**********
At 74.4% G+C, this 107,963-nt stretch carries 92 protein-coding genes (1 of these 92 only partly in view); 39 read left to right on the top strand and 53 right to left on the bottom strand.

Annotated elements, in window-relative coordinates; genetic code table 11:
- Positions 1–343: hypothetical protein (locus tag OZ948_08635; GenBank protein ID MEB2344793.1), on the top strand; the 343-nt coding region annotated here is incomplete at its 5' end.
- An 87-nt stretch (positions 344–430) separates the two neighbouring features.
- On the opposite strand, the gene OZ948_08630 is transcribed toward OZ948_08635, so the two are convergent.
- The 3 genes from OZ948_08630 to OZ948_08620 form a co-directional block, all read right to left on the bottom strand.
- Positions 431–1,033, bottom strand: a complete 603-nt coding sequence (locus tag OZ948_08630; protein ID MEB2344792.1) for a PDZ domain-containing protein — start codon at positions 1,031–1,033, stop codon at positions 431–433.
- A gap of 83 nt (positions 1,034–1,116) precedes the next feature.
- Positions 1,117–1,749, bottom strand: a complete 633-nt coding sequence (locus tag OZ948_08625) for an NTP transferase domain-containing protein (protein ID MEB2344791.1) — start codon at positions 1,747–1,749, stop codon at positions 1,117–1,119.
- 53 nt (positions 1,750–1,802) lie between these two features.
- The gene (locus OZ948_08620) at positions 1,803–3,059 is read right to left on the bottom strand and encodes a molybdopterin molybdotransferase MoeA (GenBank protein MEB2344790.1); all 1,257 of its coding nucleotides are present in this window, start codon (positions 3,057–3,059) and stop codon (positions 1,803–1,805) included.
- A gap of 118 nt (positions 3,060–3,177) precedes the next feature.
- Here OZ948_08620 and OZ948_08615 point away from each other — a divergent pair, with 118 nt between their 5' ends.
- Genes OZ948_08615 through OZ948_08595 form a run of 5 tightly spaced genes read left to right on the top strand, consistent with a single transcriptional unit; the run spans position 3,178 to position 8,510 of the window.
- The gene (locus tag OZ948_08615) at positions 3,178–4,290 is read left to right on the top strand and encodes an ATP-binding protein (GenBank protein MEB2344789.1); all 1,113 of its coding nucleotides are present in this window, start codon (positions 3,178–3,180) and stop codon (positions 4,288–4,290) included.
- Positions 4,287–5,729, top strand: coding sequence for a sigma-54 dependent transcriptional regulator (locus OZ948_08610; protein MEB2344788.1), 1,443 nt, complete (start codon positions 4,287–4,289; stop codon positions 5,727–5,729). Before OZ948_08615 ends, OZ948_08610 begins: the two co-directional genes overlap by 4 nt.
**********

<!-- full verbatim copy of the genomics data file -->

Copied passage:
At 74.4% G+C, this 107,963-nt stretch carries 92 protein-coding genes (1 of these 92 only partly in view); 39 read left to right on the top strand and 53 right to left on the bottom strand.

Annotated elements, in window-relative coordinates; genetic code table 11:
- Positions 1–343: hypothetical protein (locus tag OZ948_08635; GenBank protein ID MEB2344793.1), on the top strand; the 343-nt coding region annotated here is incomplete at its 5' end.
- An 87-nt stretch (positions 344–430) separates the two neighbouring features.
- On the opposite strand, the gene OZ948_08630 is transcribed toward OZ948_08635, so the two are convergent.
- The 3 genes from OZ948_08630 to OZ948_08620 form a co-directional block, all read right to left on the bottom strand.
- Positions 431–1,033, bottom strand: a complete 603-nt coding sequence (locus tag OZ948_08630; protein ID MEB2344792.1) for a PDZ domain-containing protein — start codon at positions 1,031–1,033, stop codon at positions 431–433.
- A gap of 83 nt (positions 1,034–1,116) precedes the next feature.
- Positions 1,117–1,749, bottom strand: a complete 633-nt coding sequence (locus tag OZ948_08625) for an NTP transferase domain-containing protein (protein ID MEB2344791.1) — start codon at positions 1,747–1,749, stop codon at positions 1,117–1,119.
- 53 nt (positions 1,750–1,802) lie between these two features.
- The gene (locus OZ948_08620) at positions 1,803–3,059 is read right to left on the bottom strand and encodes a molybdopterin molybdotransferase MoeA (GenBank protein MEB2344790.1); all 1,257 of its coding nucleotides are present in this window, start codon (positions 3,057–3,059) and stop codon (positions 1,803–1,805) included.
- A gap of 118 nt (positions 3,060–3,177) precedes the next feature.
- Here OZ948_08620 and OZ948_08615 point away from each other — a divergent pair, with 118 nt between their 5' ends.
- Genes OZ948_08615 through OZ948_08595 form a run of 5 tightly spaced genes read left to right on the top strand, consistent with a single transcriptional unit; the run spans position 3,178 to position 8,510 of the window.
- The gene (locus tag OZ948_08615) at positions 3,178–4,290 is read left to right on the top strand and encodes an ATP-binding protein (GenBank protein MEB2344789.1); all 1,113 of its coding nucleotides are present in this window, start codon (positions 3,178–3,180) and stop codon (positions 4,288–4,290) included.
- Positions 4,287–5,729, top strand: coding sequence for a sigma-54 dependent transcriptional regulator (locus OZ948_08610; protein MEB2344788.1), 1,443 nt, complete (start codon positions 4,287–4,289; stop codon positions 5,727–5,729). Before OZ948_08615 ends, OZ948_08610 begins: the two co-directional genes overlap by 4 nt.